Mexico City is full of incredible places to visit, but where should you stay? We asked our local trip planners in Mexico City for advice. They helped create this guide of Mexico City's top neighborhoods to stay—as well as a few to avoid.
If wandering through a museum is your idea of a perfect morning/afternoon/evening/entire day then locals say you’ll be happiest staying in Centro Historico. El Zocalo, the city's public square, is one of Mexico City’s most iconic landmarks and the heart of the city. Plus, El Zocalo is surrounded by amazing museums and tons of fascinating sights (not to mention some stellar historic hotels, like the Grand Hotel de la Ciudad de Mexico, which dates back to 1526—swoon).
Our local trip planners tell us that Centro Historico is pretty safe (so many people! So much to do!) but it can get sketchy at night. Some dodgy neighborhoods are right next door, so don’t go wandering down dark alleys or too far off the beaten path. Enjoy insider tips—our trip planners in Mexico City suggest checking out these attractions in Centro Historico:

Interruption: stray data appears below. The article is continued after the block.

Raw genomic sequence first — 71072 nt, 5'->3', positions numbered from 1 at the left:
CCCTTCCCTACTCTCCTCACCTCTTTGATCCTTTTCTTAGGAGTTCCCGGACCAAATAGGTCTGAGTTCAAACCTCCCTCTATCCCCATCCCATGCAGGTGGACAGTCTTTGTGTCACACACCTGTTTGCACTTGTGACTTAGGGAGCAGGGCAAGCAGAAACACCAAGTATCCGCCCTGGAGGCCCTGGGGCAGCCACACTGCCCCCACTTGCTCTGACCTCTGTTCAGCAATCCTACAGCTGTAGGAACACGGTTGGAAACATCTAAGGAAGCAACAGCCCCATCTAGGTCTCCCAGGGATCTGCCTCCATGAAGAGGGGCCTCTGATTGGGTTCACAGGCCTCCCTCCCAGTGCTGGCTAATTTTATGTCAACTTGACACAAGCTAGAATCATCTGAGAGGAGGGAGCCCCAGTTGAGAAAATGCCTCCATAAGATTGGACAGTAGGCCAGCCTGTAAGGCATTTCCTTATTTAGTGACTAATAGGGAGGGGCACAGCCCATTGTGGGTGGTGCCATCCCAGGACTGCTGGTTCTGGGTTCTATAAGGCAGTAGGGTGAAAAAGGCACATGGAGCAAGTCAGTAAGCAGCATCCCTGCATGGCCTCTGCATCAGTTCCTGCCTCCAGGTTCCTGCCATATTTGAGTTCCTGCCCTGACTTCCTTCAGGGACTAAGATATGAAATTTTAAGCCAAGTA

South of Centro Historico, locals rave that Roma has everything—the Mercado Roma food hall offers culinary choices that span from churros to craft beer, El Parnita offers some of the best lunch options in the entire city (tacos! tortas!), and the colorful kaleidoscope of Roma’s Art Deco architecture and stunning street art make every stroll an adventure for the eyes. Roma is popular among tourists, so get some local advice to avoid tourist traps.
Local tip: Locals tell us that checking out the street art in Roma is by far one of the best (free) non-touristy activities in Mexico City. (And a good way to walk off those extra tacos).